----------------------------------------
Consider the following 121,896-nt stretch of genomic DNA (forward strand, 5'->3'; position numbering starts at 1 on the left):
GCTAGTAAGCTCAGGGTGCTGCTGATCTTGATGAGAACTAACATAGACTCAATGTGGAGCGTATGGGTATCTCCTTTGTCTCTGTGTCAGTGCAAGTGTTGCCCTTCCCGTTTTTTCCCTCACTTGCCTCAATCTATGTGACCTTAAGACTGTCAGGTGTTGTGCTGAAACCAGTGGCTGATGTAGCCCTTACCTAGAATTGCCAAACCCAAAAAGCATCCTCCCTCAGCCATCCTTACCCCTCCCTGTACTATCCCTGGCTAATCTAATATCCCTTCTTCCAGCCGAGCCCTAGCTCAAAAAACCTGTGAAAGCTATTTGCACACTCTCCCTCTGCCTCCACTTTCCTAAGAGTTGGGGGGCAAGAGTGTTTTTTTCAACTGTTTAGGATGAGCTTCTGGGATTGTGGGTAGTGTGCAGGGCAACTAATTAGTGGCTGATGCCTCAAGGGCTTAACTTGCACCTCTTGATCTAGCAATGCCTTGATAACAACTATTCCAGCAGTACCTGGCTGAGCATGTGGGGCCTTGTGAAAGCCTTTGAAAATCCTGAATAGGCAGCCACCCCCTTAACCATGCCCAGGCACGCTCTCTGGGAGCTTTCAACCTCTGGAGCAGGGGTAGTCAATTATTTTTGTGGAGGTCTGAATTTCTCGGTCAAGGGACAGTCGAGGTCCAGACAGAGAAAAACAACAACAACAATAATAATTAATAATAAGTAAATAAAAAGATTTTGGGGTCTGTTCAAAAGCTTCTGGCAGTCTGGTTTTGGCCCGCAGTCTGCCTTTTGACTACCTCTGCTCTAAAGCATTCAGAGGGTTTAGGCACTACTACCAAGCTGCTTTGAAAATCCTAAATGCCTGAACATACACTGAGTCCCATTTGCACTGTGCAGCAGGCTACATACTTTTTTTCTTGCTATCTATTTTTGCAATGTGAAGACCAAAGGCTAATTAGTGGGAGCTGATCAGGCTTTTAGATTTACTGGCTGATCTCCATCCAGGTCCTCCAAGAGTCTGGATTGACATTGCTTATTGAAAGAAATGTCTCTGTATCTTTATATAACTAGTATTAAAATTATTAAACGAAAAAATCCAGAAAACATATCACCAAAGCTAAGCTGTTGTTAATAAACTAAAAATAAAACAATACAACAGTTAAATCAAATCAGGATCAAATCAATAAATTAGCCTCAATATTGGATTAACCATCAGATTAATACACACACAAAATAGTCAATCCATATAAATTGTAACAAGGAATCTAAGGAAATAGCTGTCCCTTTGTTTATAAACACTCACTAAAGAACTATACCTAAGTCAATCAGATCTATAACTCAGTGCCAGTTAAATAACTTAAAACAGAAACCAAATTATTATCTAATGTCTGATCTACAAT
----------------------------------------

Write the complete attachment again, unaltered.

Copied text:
Consider the following 121,896-nt stretch of genomic DNA (forward strand, 5'->3'; position numbering starts at 1 on the left):
GCTAGTAAGCTCAGGGTGCTGCTGATCTTGATGAGAACTAACATAGACTCAATGTGGAGCGTATGGGTATCTCCTTTGTCTCTGTGTCAGTGCAAGTGTTGCCCTTCCCGTTTTTTCCCTCACTTGCCTCAATCTATGTGACCTTAAGACTGTCAGGTGTTGTGCTGAAACCAGTGGCTGATGTAGCCCTTACCTAGAATTGCCAAACCCAAAAAGCATCCTCCCTCAGCCATCCTTACCCCTCCCTGTACTATCCCTGGCTAATCTAATATCCCTTCTTCCAGCCGAGCCCTAGCTCAAAAAACCTGTGAAAGCTATTTGCACACTCTCCCTCTGCCTCCACTTTCCTAAGAGTTGGGGGGCAAGAGTGTTTTTTTCAACTGTTTAGGATGAGCTTCTGGGATTGTGGGTAGTGTGCAGGGCAACTAATTAGTGGCTGATGCCTCAAGGGCTTAACTTGCACCTCTTGATCTAGCAATGCCTTGATAACAACTATTCCAGCAGTACCTGGCTGAGCATGTGGGGCCTTGTGAAAGCCTTTGAAAATCCTGAATAGGCAGCCACCCCCTTAACCATGCCCAGGCACGCTCTCTGGGAGCTTTCAACCTCTGGAGCAGGGGTAGTCAATTATTTTTGTGGAGGTCTGAATTTCTCGGTCAAGGGACAGTCGAGGTCCAGACAGAGAAAAACAACAACAACAATAATAATTAATAATAAGTAAATAAAAAGATTTTGGGGTCTGTTCAAAAGCTTCTGGCAGTCTGGTTTTGGCCCGCAGTCTGCCTTTTGACTACCTCTGCTCTAAAGCATTCAGAGGGTTTAGGCACTACTACCAAGCTGCTTTGAAAATCCTAAATGCCTGAACATACACTGAGTCCCATTTGCACTGTGCAGCAGGCTACATACTTTTTTTCTTGCTATCTATTTTTGCAATGTGAAGACCAAAGGCTAATTAGTGGGAGCTGATCAGGCTTTTAGATTTACTGGCTGATCTCCATCCAGGTCCTCCAAGAGTCTGGATTGACATTGCTTATTGAAAGAAATGTCTCTGTATCTTTATATAACTAGTATTAAAATTATTAAACGAAAAAATCCAGAAAACATATCACCAAAGCTAAGCTGTTGTTAATAAACTAAAAATAAAACAATACAACAGTTAAATCAAATCAGGATCAAATCAATAAATTAGCCTCAATATTGGATTAACCATCAGATTAATACACACACAAAATAGTCAATCCATATAAATTGTAACAAGGAATCTAAGGAAATAGCTGTCCCTTTGTTTATAAACACTCACTAAAGAACTATACCTAAGTCAATCAGATCTATAACTCAGTGCCAGTTAAATAACTTAAAACAGAAACCAAATTATTATCTAATGTCTGATCTACAAT